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For those still trying to piece together all the different definitions and scenarios of a MOOC (massive open online courses), this PBS Newshour segment presents a comprehensive overview of the evolution of this phenomenon.
From the financial angle, MOOC startups are still trying to figure out how to make money. Udacity is getting revenue from several companies like Google to provide specialized courses. Coursera is charging potential employers for providing names of high-scoring students.
Sebastian Thrun of Udacity, Daphne Koller and Andrew Ng of Coursera, students, and other professors who question the wisdom of these classes weigh in.
Student Tracy Lippincott's perspective on teacher-student connection:
"The thing that I really miss is actually personal contact with the professor. I like to be able to get personalized advice from the person who's in charge, and maybe just a little of like a thumbs-up, you know, just a little bit of positive reinforcement."
Sebastian Thrun on his view of lecturing:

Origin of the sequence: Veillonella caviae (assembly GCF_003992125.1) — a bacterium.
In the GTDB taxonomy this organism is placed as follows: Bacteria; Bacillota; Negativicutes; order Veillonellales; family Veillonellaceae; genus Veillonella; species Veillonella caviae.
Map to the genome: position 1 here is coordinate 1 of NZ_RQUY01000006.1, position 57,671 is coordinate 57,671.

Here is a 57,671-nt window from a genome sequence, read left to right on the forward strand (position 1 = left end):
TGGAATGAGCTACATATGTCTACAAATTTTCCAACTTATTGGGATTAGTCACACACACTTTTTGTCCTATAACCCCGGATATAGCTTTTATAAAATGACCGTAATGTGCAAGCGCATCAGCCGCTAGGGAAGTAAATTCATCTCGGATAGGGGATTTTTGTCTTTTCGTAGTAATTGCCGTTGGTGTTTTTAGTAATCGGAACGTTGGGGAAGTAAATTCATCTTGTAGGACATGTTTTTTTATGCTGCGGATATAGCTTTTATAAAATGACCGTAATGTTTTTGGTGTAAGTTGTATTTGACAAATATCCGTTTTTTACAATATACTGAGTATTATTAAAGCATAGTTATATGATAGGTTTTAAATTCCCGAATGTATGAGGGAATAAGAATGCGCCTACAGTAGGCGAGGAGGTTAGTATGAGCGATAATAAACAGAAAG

"It's not my lecturing that changes the student, but it's the student exercise. So our courses feel very much like video games, where you're being bombarded with exercise after exercise after exercise. That's very different from the way I teach at Stanford, where I'm much more in a lecturing mode."
Stanford professor Susan Holmes:
"I don't think that you can give a Stanford education online, in the same way as I don't think that Facebook gives you a social life."
Coursera, which is seeking authority to give college credit for their courses (as opposed to just certification), is working with a company called ProctorU to verify student identity and participation. Correspondent Spencer Michels demonstrates in this video how online testing would work, and how the system they've devised is meant to prevent -- or at least curtails -- cheating.